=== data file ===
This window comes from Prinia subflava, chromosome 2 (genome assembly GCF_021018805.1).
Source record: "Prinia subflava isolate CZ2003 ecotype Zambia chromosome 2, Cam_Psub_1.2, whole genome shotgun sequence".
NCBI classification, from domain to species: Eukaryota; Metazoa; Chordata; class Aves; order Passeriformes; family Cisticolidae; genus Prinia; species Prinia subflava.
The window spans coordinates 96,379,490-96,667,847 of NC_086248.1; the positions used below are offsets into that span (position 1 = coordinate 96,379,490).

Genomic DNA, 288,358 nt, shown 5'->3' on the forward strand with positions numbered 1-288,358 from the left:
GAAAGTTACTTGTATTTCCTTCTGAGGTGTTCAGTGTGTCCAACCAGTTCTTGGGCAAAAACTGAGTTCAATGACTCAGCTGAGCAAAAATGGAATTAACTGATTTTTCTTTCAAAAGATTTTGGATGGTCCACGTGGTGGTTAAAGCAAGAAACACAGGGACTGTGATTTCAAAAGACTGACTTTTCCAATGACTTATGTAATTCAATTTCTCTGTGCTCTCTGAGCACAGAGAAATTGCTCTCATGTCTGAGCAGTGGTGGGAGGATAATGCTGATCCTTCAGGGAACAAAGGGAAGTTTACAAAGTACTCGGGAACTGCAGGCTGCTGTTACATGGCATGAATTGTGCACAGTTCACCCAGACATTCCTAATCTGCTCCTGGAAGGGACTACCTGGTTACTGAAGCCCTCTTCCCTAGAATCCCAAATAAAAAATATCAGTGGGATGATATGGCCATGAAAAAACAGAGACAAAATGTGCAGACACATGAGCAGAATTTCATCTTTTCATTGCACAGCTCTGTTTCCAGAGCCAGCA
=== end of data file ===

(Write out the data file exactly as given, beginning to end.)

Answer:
This window comes from Prinia subflava, chromosome 2 (genome assembly GCF_021018805.1).
Source record: "Prinia subflava isolate CZ2003 ecotype Zambia chromosome 2, Cam_Psub_1.2, whole genome shotgun sequence".
NCBI classification, from domain to species: Eukaryota; Metazoa; Chordata; class Aves; order Passeriformes; family Cisticolidae; genus Prinia; species Prinia subflava.
The window spans coordinates 96,379,490-96,667,847 of NC_086248.1; the positions used below are offsets into that span (position 1 = coordinate 96,379,490).

Genomic DNA, 288,358 nt, shown 5'->3' on the forward strand with positions numbered 1-288,358 from the left:
GAAAGTTACTTGTATTTCCTTCTGAGGTGTTCAGTGTGTCCAACCAGTTCTTGGGCAAAAACTGAGTTCAATGACTCAGCTGAGCAAAAATGGAATTAACTGATTTTTCTTTCAAAAGATTTTGGATGGTCCACGTGGTGGTTAAAGCAAGAAACACAGGGACTGTGATTTCAAAAGACTGACTTTTCCAATGACTTATGTAATTCAATTTCTCTGTGCTCTCTGAGCACAGAGAAATTGCTCTCATGTCTGAGCAGTGGTGGGAGGATAATGCTGATCCTTCAGGGAACAAAGGGAAGTTTACAAAGTACTCGGGAACTGCAGGCTGCTGTTACATGGCATGAATTGTGCACAGTTCACCCAGACATTCCTAATCTGCTCCTGGAAGGGACTACCTGGTTACTGAAGCCCTCTTCCCTAGAATCCCAAATAAAAAATATCAGTGGGATGATATGGCCATGAAAAAACAGAGACAAAATGTGCAGACACATGAGCAGAATTTCATCTTTTCATTGCACAGCTCTGTTTCCAGAGCCAGCA